Polyclonal B-cell activation is a characteristic feature of AIDS and of the AIDS-related complex. Since the immunoregulatory cytokine interleukin-6 (IL-6) plays a major role in inducing B-cell differentiation, we examined the effects of native human immunodeficiency virus type 1 envelope glycoproteins gp120 and gp160 on IL-6 induction. In this study, we have demonstrated that both gp120 and gp160 have the ability to induce IL-6 mRNA and biologically active IL-6 protein secretion in peripheral blood mononuclear cells in vitro. The envelope protein preparations had no detectable endotoxin as tested by the Limulus amebocyte lysate assay, and hence we can rule out the effect of contaminating endotoxin, which is a potent inducer of IL-6 in monocyte/macrophage cell cultures. In addition, we have shown that the envelope glycoproteins act directly on CD4+-cloned T cells to induce IL-6 production in the absence of monocytes. These findings indicate that monocytes and T cells both contribute to the secretion of IL-6, which plays an important role in the pathogenesis of B-cell activation in human immunodeficiency virus infection.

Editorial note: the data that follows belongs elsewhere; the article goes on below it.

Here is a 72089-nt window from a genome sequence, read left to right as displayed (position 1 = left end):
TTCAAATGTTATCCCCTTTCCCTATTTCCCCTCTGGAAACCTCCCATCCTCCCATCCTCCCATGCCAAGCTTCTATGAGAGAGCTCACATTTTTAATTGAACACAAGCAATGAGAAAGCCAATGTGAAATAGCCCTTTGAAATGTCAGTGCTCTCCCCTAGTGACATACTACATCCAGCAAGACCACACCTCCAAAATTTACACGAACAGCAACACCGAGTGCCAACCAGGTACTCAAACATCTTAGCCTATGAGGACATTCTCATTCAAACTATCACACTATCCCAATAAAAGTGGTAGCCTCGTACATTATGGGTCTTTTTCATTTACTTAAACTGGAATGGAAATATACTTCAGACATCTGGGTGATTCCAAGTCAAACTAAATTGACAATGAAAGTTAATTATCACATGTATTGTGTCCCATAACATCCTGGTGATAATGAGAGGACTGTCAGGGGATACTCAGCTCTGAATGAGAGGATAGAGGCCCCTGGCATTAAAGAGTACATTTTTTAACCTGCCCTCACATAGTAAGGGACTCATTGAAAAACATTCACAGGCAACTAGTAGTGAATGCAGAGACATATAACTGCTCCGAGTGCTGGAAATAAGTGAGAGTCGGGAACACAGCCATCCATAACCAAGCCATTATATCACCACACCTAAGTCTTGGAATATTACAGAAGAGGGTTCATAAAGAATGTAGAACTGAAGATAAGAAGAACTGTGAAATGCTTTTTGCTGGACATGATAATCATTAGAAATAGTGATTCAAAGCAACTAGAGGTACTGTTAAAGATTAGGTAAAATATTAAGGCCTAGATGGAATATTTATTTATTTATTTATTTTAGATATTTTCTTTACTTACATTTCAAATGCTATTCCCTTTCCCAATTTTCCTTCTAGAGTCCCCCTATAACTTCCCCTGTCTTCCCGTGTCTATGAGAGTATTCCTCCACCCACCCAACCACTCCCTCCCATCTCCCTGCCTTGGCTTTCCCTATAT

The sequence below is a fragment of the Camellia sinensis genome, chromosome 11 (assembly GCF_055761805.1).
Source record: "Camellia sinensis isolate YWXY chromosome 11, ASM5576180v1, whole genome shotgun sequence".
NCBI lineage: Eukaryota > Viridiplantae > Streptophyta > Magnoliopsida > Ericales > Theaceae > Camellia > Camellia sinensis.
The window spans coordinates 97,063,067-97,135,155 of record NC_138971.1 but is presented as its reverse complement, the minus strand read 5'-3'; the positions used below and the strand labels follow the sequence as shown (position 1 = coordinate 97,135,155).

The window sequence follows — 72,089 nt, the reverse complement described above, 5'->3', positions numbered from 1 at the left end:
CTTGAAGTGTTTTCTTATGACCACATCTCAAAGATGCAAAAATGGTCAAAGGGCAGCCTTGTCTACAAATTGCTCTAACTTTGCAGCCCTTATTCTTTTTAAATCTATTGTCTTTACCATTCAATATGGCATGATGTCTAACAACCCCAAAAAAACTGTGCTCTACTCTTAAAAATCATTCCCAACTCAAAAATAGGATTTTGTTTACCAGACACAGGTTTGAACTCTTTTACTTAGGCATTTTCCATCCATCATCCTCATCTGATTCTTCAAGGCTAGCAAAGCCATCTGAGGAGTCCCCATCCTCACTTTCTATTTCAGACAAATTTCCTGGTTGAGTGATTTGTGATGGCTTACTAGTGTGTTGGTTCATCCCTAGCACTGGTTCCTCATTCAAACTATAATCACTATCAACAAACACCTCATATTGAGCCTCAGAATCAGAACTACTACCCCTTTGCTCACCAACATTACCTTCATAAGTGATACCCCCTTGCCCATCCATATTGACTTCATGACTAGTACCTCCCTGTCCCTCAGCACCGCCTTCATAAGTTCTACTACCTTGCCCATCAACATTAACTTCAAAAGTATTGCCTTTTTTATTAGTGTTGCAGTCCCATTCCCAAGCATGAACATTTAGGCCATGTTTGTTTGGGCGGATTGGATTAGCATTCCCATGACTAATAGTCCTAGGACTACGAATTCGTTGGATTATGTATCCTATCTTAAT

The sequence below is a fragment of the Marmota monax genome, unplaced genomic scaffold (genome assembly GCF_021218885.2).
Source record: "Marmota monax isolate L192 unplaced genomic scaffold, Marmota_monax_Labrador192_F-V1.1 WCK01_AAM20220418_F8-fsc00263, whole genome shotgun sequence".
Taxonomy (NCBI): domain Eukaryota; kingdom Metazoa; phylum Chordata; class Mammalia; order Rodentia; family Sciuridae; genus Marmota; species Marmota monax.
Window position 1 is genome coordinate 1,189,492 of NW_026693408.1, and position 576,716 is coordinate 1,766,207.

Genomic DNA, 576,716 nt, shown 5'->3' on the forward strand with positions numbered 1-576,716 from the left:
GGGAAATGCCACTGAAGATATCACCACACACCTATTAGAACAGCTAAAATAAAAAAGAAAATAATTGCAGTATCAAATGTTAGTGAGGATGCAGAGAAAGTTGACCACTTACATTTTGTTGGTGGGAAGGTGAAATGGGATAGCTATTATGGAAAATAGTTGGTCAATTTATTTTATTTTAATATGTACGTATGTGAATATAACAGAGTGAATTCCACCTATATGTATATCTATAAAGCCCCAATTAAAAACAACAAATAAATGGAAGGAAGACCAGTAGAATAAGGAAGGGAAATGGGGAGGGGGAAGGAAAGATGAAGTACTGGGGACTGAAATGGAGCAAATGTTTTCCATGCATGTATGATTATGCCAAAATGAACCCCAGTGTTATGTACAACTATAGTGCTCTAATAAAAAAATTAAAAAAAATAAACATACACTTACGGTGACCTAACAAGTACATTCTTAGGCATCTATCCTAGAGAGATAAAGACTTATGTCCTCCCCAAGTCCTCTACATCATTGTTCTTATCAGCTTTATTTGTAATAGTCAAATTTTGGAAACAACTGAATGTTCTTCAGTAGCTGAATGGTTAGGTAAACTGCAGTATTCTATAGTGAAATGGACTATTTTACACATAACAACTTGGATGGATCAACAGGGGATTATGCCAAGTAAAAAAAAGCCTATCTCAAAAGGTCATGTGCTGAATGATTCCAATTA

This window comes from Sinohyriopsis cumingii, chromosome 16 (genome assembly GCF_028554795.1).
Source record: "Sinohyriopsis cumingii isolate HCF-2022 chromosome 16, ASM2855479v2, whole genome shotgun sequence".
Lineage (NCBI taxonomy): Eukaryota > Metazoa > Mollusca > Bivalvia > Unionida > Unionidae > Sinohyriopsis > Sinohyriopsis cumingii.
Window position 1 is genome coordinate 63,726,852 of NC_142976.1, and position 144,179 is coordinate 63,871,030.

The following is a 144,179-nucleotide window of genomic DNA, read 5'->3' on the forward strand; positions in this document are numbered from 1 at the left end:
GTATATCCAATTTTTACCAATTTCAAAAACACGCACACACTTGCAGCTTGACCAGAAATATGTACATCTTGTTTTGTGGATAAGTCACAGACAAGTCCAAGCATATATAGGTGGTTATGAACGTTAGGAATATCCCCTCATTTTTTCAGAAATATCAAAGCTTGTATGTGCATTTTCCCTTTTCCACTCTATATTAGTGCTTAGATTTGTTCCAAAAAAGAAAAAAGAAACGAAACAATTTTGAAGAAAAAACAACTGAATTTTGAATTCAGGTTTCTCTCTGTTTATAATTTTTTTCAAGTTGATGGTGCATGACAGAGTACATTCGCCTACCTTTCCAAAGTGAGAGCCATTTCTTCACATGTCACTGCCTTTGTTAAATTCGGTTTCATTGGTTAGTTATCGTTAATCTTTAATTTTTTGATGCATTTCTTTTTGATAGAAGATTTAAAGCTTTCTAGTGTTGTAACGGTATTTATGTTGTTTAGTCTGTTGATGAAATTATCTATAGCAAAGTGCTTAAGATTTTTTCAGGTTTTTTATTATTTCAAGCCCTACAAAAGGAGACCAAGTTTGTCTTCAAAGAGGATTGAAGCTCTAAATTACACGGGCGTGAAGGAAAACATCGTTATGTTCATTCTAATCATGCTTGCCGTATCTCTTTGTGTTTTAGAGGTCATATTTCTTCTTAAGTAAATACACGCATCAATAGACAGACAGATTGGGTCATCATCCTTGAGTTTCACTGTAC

ASJC Scopus subject areas
- Insect Science